Worst of all was the endless potential for things to go wrong. Virtually everybody who traveled by transporter more than once or twice had personal stories of close calls when some emergency developed during beam-down and the transporter techs barely managed to avert disaster. We all came to feel that we were taking our lives into our hands every time we “rode” the transporter.
Finally we had an away-team incident in which one of our Marines suffered a fatal air embolism while beaming down. It was a tragic example of how even the tiniest of miscalculations could prove disastrous with the transporter. After that Kirk ordered the transporter shut down and had us rely entirely on shuttles. Starfleet gave him trouble over it and kept trying to order him to use the transporter. He stuck to his guns.
He eventually dealt with the situation in a manner that was pure Kirk. During the famous “Babel Conference” at Coridan, the Andorian ambassador presented Kirk with a diplomatic gift in the form of a lovely bronze statuette made by a noted Andorian sculptor. When we arrived back at Starbase Kirk was of course obliged to pass it on to the authorities.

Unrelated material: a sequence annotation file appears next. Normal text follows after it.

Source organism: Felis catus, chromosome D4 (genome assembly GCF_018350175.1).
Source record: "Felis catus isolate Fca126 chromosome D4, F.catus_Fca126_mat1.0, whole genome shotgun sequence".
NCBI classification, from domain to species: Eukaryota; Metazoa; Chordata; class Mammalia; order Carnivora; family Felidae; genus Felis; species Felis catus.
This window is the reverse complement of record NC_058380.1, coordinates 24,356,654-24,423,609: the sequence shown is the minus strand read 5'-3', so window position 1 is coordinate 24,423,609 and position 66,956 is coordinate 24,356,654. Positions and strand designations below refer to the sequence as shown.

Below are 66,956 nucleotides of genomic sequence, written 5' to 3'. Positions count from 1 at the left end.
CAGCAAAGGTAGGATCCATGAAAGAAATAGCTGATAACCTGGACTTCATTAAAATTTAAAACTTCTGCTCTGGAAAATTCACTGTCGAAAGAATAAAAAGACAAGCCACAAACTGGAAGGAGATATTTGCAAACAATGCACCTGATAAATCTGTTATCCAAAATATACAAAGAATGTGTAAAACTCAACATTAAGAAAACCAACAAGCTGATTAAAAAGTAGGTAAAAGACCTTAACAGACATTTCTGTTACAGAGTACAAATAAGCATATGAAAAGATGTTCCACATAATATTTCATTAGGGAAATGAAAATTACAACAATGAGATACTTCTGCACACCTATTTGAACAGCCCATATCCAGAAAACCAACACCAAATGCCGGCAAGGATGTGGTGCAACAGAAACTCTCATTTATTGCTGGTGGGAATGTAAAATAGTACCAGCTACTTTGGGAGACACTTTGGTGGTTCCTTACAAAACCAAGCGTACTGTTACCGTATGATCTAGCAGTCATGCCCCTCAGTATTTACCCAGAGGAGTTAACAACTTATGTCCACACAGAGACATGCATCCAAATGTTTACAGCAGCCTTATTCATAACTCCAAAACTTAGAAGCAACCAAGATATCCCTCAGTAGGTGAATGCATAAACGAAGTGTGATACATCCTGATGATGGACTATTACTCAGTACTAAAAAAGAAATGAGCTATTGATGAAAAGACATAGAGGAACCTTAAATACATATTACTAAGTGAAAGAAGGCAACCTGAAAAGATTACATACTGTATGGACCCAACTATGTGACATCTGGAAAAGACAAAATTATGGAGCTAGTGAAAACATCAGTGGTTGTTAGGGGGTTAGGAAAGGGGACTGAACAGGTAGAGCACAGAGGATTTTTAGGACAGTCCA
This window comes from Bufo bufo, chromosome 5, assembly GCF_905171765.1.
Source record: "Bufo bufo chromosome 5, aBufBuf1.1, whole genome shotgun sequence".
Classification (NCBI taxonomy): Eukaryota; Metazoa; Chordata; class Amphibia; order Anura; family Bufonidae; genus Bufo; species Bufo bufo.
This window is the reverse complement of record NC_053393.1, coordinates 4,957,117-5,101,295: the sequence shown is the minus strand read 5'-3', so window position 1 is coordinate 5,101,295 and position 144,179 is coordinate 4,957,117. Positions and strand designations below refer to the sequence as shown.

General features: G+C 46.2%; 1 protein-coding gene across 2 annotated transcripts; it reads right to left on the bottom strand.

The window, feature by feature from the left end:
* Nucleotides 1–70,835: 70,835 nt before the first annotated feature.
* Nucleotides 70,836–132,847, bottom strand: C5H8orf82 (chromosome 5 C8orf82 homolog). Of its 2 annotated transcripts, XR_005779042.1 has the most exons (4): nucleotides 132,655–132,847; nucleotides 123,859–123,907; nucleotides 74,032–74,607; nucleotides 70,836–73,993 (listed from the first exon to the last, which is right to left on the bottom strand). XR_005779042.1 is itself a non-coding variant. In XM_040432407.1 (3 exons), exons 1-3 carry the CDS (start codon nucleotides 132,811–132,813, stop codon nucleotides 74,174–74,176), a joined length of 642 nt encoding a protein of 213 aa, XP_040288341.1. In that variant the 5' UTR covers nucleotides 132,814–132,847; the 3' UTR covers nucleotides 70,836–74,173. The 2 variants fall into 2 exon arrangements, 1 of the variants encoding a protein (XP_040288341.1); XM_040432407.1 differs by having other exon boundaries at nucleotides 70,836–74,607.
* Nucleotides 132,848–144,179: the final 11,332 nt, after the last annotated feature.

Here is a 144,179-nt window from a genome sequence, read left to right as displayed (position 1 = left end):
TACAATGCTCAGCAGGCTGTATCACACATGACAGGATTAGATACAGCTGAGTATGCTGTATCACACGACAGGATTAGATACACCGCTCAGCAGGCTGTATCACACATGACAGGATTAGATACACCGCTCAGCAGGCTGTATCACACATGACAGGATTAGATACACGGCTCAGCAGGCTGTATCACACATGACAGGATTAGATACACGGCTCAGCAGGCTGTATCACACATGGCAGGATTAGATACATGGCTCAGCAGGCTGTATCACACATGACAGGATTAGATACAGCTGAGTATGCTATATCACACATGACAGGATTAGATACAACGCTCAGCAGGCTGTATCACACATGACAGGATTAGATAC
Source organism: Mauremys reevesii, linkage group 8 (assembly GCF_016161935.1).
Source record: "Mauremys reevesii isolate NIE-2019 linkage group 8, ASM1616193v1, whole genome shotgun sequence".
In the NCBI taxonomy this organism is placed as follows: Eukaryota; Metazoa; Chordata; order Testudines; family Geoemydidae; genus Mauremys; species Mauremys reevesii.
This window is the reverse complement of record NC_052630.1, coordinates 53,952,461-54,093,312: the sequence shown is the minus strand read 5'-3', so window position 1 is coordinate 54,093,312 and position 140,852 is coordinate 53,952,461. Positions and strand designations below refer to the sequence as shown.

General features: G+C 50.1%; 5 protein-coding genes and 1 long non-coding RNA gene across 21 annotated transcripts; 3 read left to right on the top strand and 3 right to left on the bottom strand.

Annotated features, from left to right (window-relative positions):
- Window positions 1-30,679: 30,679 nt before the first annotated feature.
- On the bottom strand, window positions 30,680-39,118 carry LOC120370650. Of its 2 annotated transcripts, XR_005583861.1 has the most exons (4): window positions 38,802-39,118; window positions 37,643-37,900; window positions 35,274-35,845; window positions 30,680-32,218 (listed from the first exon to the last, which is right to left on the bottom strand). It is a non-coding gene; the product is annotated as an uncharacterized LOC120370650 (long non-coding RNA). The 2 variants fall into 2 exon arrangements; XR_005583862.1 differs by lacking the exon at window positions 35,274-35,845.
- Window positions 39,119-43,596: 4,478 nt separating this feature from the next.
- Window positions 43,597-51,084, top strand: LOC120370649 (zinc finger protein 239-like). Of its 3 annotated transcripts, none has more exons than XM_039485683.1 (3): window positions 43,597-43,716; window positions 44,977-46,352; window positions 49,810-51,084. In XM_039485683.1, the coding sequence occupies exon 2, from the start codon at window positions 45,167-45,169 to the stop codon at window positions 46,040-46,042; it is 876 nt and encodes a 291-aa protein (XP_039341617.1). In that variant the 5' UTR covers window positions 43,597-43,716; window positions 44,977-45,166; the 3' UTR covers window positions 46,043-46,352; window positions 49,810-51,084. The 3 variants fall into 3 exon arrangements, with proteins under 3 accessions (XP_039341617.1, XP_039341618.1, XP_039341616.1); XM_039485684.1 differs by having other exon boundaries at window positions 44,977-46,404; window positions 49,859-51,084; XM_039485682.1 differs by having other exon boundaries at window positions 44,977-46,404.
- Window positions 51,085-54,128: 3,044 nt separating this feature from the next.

He announced that he was going to send it via transporter. Before sending it, he had the machine shop melt the thing down to slag. That’s what Starfleet got. Of course they were horrified that an official diplomatic gift and minor alien cultural treasure had been ruined by “transporter malfunction.” The pressure to use the transporter ceased, and everybody on the ship laughed about it for weeks. Even the Marines conceded Kirk a bit of goodwill over that one….
When you say "Today or tomorrow I'll go over here, and take care of business, and accomplish this goal," consider this: You don't really know what will happen tomorrow. For what is your life? It is a puff of mist that exists for a moment and then vanishes.